5. Picking times & lines: reduce travel time 20% and triple number of lines picked
  6. Directed putaway: Replenishment accuracy over 99%
  7. Increased speed of warehouse operations
  8. Low TCO (total cost of ownership) Compared to Alternatives
  9. Built for Small to Medium Sized Businesses (SMB)
  10. ROI within 4-12 Months

Learn more about the benefits of Warehouse Management Systems here.

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Posted by iCepts Technology Group, A HighJump Warehouse Edge partner in Pennsylvania

WMS Technology Benefits for SMB

Warehouse Management Systems (WMS) are designed to make the flow of inventory in a warehouse as efficient as possible.  This is accomplished through advanced technology in the areas of warehouse operations from picking, packing to shipping. The below WMS Technology Benefits for SMB can help streamline your supply chain, and dramatically improve the proper flow of inventory in your warehouse while meeting the needs of your customers.

Increased Accuracy:  Improving accuracy, efficiency, and compliance by just 2-5% can result in increased capacity and hundreds of thousands of dollars in annual savings. This can have a dramatic impact on profitability.

Advanced Technology:  Modular design with integration-friendly architecture makes it simple to upgrade or add new modules, meaning you only pay for what you need.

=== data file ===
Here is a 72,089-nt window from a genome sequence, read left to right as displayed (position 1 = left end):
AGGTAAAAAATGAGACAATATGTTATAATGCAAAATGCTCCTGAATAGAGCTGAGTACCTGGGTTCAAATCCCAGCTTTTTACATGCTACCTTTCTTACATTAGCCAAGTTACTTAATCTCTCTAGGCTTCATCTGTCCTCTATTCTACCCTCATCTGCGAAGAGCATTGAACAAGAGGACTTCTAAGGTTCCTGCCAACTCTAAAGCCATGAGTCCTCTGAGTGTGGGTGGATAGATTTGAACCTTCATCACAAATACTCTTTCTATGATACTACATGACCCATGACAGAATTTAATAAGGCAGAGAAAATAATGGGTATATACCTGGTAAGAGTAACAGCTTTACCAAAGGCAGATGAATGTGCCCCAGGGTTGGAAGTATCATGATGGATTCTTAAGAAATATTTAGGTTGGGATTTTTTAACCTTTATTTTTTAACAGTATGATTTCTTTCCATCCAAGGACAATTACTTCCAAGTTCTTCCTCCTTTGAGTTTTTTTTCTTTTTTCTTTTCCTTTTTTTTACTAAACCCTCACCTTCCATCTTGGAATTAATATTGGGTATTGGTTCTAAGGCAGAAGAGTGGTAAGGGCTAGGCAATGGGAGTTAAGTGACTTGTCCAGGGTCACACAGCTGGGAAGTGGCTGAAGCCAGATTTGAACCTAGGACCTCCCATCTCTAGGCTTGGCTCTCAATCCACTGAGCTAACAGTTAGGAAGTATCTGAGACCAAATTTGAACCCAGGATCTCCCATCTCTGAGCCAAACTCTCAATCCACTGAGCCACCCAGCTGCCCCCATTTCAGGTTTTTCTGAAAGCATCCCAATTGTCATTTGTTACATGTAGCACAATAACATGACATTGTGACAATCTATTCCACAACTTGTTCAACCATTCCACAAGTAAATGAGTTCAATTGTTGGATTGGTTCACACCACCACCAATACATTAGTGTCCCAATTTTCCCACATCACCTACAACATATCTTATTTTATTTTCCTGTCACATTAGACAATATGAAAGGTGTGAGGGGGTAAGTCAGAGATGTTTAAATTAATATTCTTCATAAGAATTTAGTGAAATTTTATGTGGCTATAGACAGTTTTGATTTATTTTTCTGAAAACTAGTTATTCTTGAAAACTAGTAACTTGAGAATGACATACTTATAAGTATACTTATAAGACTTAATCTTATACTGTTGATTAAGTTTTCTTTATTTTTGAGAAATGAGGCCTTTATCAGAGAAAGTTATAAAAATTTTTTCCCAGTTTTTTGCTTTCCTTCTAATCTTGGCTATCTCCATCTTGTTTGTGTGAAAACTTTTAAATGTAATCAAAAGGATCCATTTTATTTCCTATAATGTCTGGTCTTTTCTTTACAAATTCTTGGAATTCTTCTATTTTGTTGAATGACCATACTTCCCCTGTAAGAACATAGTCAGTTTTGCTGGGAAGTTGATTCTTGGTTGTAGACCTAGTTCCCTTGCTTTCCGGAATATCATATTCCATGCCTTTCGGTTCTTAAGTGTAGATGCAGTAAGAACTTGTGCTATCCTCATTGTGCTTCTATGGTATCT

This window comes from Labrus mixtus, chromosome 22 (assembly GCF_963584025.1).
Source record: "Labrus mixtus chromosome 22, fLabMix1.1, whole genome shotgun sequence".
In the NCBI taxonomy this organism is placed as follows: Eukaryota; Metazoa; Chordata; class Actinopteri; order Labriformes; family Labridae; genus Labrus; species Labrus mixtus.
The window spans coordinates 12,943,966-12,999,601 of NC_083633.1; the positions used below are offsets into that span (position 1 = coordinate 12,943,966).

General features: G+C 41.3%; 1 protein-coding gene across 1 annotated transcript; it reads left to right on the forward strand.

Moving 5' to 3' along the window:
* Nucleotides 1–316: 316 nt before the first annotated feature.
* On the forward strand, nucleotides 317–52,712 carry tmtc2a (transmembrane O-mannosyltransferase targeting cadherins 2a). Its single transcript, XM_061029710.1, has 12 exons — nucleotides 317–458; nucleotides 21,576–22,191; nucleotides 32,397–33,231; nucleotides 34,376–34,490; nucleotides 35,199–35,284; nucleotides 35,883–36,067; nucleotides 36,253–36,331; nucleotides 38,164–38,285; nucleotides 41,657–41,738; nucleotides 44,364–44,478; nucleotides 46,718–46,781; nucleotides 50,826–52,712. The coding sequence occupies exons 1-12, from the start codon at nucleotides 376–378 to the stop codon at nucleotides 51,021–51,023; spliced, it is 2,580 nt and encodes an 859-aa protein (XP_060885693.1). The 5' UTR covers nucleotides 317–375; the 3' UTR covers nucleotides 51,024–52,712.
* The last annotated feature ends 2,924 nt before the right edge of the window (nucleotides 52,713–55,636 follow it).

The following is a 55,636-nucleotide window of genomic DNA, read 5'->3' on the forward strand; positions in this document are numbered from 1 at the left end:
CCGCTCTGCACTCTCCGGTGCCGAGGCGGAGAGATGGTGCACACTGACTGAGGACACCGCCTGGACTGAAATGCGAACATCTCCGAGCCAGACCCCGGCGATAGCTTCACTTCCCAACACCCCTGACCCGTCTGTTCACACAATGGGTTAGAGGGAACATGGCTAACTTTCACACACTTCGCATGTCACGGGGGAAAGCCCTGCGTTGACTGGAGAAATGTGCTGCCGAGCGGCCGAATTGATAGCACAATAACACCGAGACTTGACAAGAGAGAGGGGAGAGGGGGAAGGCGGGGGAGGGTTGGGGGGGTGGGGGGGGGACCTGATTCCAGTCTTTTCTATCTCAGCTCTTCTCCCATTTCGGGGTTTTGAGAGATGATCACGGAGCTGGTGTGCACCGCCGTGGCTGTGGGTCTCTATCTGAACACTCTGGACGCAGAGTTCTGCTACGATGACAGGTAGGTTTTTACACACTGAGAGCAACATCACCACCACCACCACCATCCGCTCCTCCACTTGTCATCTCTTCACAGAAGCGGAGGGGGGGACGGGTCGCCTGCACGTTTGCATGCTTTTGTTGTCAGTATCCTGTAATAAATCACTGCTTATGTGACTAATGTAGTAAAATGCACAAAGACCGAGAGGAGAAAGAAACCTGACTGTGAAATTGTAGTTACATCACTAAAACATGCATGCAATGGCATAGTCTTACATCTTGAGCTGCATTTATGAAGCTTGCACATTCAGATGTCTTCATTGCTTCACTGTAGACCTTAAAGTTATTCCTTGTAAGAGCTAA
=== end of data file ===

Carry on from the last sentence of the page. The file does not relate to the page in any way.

Improved Stock Management Capabilities:  Most functionality is provided out-of-box, resulting in minimal customization will in turn will help reduce implementation costs.  Stock Management Functionality includes:

  • Rule-based Picking
  • Rule-based Receiving
  • ASN Receiving
  • Inbound Container Building
  • Cartonization
  • Repackaging
  • Counting
  • Cycle Counting
  • Inspection
  • Adjustments
  • Stock Locator
  • Directed Putaway
  • Replenishment

Robust Inventory Management Capabilities:  Additional Warehouse functionality revolves around advanced inventory management such as:

  • Lots/Serial Tracking
  • Expiry Management
  • Order Allocation
  • Wave Planning
  • Order Management
  • Multi-Zone
  • Multi-Location
  • Multi-Company
  • License Plates
  • Kitting
  • Returns Management
  • Order Consolidation
  • Order Entry (Sales and Receipts)
  • Dashboard Analytics and Pivot Tables
  • Reporting

Complete Operations Visibility: Complete warehouse inventory visibility with dashboard analytics, pivot tables, and 75 pre-built warehouse KPIs (e.g. monitor workforce productivity and order cycle time). In addition, a “Web-Centric” design gives you the ability to allow internal and external users visibility into the status of warehouse operations and a “role-based” user-friendly interface that can be customized by the user for specific needs.